An Oregon House of Representatives committee will hold a public hearing on Friday regarding a bill that extends unemployment benefits for up to an additional six months for workers who have been locked out — such as at ATI Albany Operations, the former Oremet plant.
About 180 workers have been on the picket line along 34th Avenue since mid-August, and their unemployment benefits are set to expire Feb. 15, after six months of being locked out.
“This lockout has created serious financial stress on many families, especially in the Albany area,” wrote state Rep. Andy Olson (R-Albany), one of the primary sponsors of the bill, in a Wednesday email.
The bill has strong bipartisan support, said State Rep. Dan Rayfield (D-Corvallis), another primary sponsor. He said that locked-out workers are put in a state of “limbo.”
“Locked-out workers are folks who want to work, who would work if they could, but the employer has chosen to remove them from the workplace during the labor negotiation,” Rayfield said.
It’s extremely difficult for locked-out workers to find new jobs, even if they want to switch careers. Other employers aren’t interested in hiring locked-out workers, as they believe those workers will return to their original jobs if the lockout ends, Rayfield said.
“No matter how good you look on a resume, they don’t want to gamble,” said Ken Larrabee, a locked-out ATI worker who was protesting on 34th Avenue on Thursday. “A lot of the big-time employers around here, they won’t touch us.”
The past few months have been hard for workers on the picket line, said Ron Davis, another locked-out ATI worker.
“I know people have put their homes on the market. … Vehicles, homes, everything. My daughter can’t get her braces now because of this,” he added.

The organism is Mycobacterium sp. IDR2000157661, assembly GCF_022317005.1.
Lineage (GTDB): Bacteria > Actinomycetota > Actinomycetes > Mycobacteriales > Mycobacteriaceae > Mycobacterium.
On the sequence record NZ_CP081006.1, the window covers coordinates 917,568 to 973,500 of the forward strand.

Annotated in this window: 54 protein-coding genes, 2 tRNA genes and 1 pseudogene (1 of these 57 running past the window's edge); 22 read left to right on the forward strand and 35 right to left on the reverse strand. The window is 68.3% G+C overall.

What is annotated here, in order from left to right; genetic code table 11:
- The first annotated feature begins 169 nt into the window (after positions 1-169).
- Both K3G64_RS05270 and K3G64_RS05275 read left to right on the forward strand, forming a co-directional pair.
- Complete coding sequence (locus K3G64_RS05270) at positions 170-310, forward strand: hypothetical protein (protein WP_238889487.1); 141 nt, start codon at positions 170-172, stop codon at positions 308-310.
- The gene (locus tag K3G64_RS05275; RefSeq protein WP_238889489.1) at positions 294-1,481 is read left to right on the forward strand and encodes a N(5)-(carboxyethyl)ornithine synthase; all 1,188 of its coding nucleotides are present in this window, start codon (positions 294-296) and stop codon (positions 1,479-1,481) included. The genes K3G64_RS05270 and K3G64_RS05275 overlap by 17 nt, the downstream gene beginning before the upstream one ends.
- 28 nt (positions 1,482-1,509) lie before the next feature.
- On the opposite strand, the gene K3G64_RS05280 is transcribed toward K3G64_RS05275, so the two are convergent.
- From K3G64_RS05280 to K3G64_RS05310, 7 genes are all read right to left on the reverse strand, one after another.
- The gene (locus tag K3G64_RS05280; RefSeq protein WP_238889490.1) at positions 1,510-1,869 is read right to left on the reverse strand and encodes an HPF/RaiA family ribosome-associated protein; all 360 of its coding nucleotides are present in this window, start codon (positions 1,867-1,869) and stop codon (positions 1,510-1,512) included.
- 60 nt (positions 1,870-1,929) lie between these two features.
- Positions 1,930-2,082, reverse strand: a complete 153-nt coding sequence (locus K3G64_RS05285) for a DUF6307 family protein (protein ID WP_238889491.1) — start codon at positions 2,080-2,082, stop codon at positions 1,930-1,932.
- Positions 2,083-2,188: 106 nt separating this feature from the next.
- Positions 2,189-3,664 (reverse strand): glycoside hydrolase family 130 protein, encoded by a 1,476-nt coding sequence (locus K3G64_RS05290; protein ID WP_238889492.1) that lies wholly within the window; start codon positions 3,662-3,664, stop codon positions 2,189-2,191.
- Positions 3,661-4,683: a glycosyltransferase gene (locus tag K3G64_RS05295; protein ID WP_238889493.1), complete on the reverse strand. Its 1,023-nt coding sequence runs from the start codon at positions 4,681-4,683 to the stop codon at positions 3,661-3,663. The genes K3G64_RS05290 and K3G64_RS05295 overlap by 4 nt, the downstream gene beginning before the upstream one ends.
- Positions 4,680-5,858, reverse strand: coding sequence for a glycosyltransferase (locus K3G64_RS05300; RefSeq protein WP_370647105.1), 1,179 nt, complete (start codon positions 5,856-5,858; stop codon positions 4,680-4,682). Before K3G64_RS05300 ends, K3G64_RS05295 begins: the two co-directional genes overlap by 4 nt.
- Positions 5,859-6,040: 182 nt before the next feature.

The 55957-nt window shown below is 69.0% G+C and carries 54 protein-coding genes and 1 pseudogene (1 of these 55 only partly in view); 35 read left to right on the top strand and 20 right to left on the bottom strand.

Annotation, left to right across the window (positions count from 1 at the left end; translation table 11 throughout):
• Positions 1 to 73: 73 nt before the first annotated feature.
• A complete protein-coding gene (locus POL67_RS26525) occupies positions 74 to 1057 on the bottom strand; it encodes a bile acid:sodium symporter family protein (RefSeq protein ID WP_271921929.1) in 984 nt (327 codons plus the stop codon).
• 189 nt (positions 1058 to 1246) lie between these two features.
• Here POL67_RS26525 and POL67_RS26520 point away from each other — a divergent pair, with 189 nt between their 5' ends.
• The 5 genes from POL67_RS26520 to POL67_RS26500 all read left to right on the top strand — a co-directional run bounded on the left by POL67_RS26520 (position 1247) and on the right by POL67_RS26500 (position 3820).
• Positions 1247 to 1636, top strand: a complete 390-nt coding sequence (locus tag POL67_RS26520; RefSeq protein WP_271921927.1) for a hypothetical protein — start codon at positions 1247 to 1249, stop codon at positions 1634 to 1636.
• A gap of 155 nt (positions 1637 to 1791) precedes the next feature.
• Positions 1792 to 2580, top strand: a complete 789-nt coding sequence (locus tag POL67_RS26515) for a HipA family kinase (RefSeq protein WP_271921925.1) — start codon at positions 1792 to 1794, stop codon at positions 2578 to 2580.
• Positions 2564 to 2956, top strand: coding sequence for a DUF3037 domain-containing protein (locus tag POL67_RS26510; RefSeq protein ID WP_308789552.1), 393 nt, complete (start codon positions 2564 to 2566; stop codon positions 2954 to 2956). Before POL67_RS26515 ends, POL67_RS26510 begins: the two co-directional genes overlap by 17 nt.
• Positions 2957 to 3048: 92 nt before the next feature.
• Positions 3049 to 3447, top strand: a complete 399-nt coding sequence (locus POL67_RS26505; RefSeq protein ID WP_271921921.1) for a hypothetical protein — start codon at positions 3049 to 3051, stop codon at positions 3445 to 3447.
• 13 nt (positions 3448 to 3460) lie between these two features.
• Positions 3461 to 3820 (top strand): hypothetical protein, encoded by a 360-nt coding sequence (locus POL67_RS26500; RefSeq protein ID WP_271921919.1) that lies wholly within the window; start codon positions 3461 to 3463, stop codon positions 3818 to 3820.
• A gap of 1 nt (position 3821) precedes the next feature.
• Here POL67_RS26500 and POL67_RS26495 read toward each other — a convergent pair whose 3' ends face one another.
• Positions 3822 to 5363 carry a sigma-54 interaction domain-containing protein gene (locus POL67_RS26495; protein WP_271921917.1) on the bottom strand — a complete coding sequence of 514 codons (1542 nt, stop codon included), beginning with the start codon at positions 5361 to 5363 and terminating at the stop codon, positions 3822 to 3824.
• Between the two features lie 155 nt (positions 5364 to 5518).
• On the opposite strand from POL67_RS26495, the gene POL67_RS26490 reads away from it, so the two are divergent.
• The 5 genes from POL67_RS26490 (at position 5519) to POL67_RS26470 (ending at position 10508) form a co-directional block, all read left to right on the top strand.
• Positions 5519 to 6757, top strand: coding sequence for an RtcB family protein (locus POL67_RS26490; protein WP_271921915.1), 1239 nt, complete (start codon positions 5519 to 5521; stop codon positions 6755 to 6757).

“The company is pretty much banking on us running out of our benefits,” Davis said.
And once that happened, ATI would try to get workers to agree to a new contract, locked-out employees said.
Contract talks stalled last year because of reductions to health care benefits, changes to pensions and work rules. The lockout impacts roughly 2,200 workers at 12 facilities throughout the country.
While the United Steelworkers union and ATI have returned to the negotiating table, local ATI workers hadn’t heard of any progress.
“It looks like it’s still going to be a while,” Davis said.
An ATI spokesman was not available for comment on Thursday afternoon.
House Bill 4086 is set for a public hearing and possible work session on Friday before the House Committee on Business and Labor.
From there is will go to the Committee on Ways and Means, and it should be before the House and Senate for votes in late February.
The bill would take effect on its passage due to an emergency clause.
State Sen. Sara Gelser (D-Corvallis) also is a primary sponsor of the bill.
Kyle Odegard can be reached at email@example.com, 541-812-6077 or via Twitter @KyleOdegard.